Again, you will not be saved by seeking an easy way. You will never win by catering to your own pride and cowardice. To be held back by the fear of man, by the thought of “what will such and such think of me?” is a sure way to perish. Nobody ever found salvation by catering to his own cowardice and pride and seeking an easy way.
"What must I do to be saved?" There is an answer to this question. It is an answer that is absolutely dependable. There is nothing in all the world of which I am more sure than I am of the correctness of the answer to this question. I am as sure of it as I am of my own existence. I am as sure of it as I am of the fact of God.
I wonder if you are interested to know the answer. Remember that it is the answer to your ultimate question. It is the answer to the most important question that was ever asked. It is the most important that you will ever be called to act upon in this world. Does the prospect of an cause your heart to beat faster? Does it shake you out of your sleep into keen interest? It ought to if it does not. For the answer that I give is not the answer of a mere speculator or dreamer. It is the answer of inspiration and it is an answer whose truth has been tested by the personal experience of a great crowd of witnesses. "What must I do to be saved?" Answer: "Believe in the Lord Jesus, and you will be saved."
What is it to believe in the Lord Jesus Christ? It is to believe that Jesus Christ can do what He claims to do and what He has promised to do and to depend on Him to do it. The jailer had this faith in the Lord Jesus Christ. He depended upon Him then and there for salvation.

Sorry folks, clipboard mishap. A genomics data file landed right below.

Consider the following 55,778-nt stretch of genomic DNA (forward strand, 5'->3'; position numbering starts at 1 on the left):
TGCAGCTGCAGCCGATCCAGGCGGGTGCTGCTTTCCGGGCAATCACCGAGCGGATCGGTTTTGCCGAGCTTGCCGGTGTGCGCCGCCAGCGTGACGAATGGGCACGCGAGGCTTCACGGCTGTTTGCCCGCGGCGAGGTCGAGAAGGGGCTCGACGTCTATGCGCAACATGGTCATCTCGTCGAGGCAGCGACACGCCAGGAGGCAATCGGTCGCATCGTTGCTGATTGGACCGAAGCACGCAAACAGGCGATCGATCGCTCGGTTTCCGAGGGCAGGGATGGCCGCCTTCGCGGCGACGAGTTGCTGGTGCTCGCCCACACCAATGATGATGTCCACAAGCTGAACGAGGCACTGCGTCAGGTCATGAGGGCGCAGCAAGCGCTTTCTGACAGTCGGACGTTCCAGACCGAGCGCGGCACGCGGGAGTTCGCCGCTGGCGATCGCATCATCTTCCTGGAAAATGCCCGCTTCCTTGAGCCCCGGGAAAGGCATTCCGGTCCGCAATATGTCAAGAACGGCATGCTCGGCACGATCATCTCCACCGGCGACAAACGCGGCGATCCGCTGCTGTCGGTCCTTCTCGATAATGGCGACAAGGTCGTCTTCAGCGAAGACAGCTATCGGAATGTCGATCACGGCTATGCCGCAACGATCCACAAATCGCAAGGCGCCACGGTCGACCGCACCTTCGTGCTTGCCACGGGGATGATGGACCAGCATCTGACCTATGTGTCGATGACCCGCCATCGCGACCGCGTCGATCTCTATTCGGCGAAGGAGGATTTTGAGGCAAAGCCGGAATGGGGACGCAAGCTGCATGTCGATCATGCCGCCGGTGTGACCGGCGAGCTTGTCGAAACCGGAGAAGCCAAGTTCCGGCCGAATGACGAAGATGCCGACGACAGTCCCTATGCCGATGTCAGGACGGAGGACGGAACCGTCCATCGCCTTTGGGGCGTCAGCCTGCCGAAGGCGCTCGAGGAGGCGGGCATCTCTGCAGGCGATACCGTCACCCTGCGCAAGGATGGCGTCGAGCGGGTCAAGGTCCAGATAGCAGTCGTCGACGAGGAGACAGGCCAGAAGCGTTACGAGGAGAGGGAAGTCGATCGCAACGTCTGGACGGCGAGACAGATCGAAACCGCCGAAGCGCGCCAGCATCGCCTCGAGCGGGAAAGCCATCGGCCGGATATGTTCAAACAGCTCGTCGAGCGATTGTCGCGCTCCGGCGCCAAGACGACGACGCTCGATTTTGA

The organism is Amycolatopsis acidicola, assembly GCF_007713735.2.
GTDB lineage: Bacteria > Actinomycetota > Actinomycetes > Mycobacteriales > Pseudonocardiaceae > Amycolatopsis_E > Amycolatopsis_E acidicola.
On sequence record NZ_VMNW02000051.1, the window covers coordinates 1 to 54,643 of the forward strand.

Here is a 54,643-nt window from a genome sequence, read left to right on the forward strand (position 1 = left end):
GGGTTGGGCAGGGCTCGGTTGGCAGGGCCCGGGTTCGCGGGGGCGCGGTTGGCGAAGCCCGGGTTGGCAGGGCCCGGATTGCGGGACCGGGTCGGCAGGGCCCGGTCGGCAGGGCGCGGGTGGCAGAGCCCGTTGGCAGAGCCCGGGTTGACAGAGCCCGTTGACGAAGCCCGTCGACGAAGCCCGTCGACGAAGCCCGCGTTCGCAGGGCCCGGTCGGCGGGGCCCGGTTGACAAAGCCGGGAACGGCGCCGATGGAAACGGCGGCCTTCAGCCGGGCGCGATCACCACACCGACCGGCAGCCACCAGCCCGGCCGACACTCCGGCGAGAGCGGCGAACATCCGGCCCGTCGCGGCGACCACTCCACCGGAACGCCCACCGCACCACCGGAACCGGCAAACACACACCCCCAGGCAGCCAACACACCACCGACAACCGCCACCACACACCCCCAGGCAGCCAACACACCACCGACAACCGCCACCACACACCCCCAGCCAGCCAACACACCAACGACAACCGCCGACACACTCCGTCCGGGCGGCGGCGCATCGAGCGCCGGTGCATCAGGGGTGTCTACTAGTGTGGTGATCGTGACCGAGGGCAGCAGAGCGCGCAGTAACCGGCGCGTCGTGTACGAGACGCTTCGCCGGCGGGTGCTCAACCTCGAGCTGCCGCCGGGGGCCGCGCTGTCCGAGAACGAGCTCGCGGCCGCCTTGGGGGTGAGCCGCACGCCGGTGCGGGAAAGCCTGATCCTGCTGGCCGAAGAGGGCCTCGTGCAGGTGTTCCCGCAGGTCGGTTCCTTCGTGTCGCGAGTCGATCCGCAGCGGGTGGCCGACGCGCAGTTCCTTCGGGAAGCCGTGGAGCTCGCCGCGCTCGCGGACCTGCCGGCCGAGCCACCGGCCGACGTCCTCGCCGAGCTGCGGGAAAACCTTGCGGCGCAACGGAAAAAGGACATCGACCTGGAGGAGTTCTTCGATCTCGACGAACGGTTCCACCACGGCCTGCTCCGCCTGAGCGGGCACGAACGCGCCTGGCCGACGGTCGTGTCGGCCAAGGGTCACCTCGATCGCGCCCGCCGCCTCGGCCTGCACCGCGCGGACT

And what happened? He was saved. That very moment Christ came into the man's heart and he became a new creation. He became possessed of a new joy. He became possessed of a new tenderness.
Did you notice what he did? He took water and washed the wounds of the preachers. Paul and Silas were bleeding when they came to the prison but the jailer did not care. But now that he had found Christ he has already started to be a partaker of the divine nature. A new love has come to him. He has become tender where he was cruel before. Even so does the power of Jesus Christ make men over.
Now, the question is: do you want to be saved? If you do, you can be. It's the surest thing in all the world. It is as sure as the fact that day follows night. It is more sure than the fact that if you sow wheat you will reap it, that if you believe on the Lord Jesus Christ you shall be saved.
Believe in him now and, by your own experience, you will know and understand this blessed fact.